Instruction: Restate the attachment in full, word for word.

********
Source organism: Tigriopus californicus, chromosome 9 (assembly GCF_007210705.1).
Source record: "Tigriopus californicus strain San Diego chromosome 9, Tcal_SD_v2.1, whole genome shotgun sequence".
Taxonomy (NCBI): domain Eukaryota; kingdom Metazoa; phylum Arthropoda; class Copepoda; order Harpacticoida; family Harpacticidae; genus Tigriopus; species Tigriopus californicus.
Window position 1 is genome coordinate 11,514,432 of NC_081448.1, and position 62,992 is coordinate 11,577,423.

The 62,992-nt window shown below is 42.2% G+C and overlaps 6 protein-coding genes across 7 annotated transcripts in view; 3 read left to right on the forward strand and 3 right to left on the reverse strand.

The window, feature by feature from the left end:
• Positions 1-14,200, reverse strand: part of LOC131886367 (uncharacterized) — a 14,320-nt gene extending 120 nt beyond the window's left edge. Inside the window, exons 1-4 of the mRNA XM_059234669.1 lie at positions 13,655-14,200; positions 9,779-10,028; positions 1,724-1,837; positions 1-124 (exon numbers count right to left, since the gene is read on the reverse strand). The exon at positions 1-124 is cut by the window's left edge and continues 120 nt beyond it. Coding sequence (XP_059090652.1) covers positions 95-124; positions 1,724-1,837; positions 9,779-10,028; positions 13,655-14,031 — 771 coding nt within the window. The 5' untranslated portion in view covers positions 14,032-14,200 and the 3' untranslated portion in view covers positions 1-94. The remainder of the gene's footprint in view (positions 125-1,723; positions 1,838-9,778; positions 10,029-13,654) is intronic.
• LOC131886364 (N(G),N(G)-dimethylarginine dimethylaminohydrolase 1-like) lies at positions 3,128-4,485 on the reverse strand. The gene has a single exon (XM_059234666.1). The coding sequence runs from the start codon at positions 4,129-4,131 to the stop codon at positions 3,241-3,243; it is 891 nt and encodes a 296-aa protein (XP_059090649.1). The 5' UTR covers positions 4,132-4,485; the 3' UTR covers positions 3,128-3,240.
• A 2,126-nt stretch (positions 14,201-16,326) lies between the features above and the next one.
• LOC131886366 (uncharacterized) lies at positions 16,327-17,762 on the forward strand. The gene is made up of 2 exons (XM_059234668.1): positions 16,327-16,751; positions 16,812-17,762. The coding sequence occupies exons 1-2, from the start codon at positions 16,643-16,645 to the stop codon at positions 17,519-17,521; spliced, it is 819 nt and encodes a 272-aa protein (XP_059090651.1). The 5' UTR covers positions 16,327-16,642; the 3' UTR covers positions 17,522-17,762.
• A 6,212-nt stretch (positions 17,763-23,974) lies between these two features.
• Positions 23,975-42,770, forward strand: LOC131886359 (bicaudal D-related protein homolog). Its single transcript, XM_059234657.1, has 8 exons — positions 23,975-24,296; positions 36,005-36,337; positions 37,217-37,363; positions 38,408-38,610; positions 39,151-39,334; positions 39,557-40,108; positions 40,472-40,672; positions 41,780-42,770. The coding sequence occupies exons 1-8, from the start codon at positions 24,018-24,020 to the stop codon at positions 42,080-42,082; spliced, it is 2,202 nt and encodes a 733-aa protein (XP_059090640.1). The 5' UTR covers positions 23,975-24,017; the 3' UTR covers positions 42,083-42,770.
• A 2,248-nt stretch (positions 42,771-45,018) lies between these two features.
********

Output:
Source organism: Tigriopus californicus, chromosome 9 (assembly GCF_007210705.1).
Source record: "Tigriopus californicus strain San Diego chromosome 9, Tcal_SD_v2.1, whole genome shotgun sequence".
Taxonomy (NCBI): domain Eukaryota; kingdom Metazoa; phylum Arthropoda; class Copepoda; order Harpacticoida; family Harpacticidae; genus Tigriopus; species Tigriopus californicus.
Window position 1 is genome coordinate 11,514,432 of NC_081448.1, and position 62,992 is coordinate 11,577,423.

The 62,992-nt window shown below is 42.2% G+C and overlaps 6 protein-coding genes across 7 annotated transcripts in view; 3 read left to right on the forward strand and 3 right to left on the reverse strand.

The window, feature by feature from the left end:
• Positions 1-14,200, reverse strand: part of LOC131886367 (uncharacterized) — a 14,320-nt gene extending 120 nt beyond the window's left edge. Inside the window, exons 1-4 of the mRNA XM_059234669.1 lie at positions 13,655-14,200; positions 9,779-10,028; positions 1,724-1,837; positions 1-124 (exon numbers count right to left, since the gene is read on the reverse strand). The exon at positions 1-124 is cut by the window's left edge and continues 120 nt beyond it. Coding sequence (XP_059090652.1) covers positions 95-124; positions 1,724-1,837; positions 9,779-10,028; positions 13,655-14,031 — 771 coding nt within the window. The 5' untranslated portion in view covers positions 14,032-14,200 and the 3' untranslated portion in view covers positions 1-94. The remainder of the gene's footprint in view (positions 125-1,723; positions 1,838-9,778; positions 10,029-13,654) is intronic.
• LOC131886364 (N(G),N(G)-dimethylarginine dimethylaminohydrolase 1-like) lies at positions 3,128-4,485 on the reverse strand. The gene has a single exon (XM_059234666.1). The coding sequence runs from the start codon at positions 4,129-4,131 to the stop codon at positions 3,241-3,243; it is 891 nt and encodes a 296-aa protein (XP_059090649.1). The 5' UTR covers positions 4,132-4,485; the 3' UTR covers positions 3,128-3,240.
• A 2,126-nt stretch (positions 14,201-16,326) lies between the features above and the next one.
• LOC131886366 (uncharacterized) lies at positions 16,327-17,762 on the forward strand. The gene is made up of 2 exons (XM_059234668.1): positions 16,327-16,751; positions 16,812-17,762. The coding sequence occupies exons 1-2, from the start codon at positions 16,643-16,645 to the stop codon at positions 17,519-17,521; spliced, it is 819 nt and encodes a 272-aa protein (XP_059090651.1). The 5' UTR covers positions 16,327-16,642; the 3' UTR covers positions 17,522-17,762.
• A 6,212-nt stretch (positions 17,763-23,974) lies between these two features.
• Positions 23,975-42,770, forward strand: LOC131886359 (bicaudal D-related protein homolog). Its single transcript, XM_059234657.1, has 8 exons — positions 23,975-24,296; positions 36,005-36,337; positions 37,217-37,363; positions 38,408-38,610; positions 39,151-39,334; positions 39,557-40,108; positions 40,472-40,672; positions 41,780-42,770. The coding sequence occupies exons 1-8, from the start codon at positions 24,018-24,020 to the stop codon at positions 42,080-42,082; spliced, it is 2,202 nt and encodes a 733-aa protein (XP_059090640.1). The 5' UTR covers positions 23,975-24,017; the 3' UTR covers positions 42,083-42,770.
• A 2,248-nt stretch (positions 42,771-45,018) lies between these two features.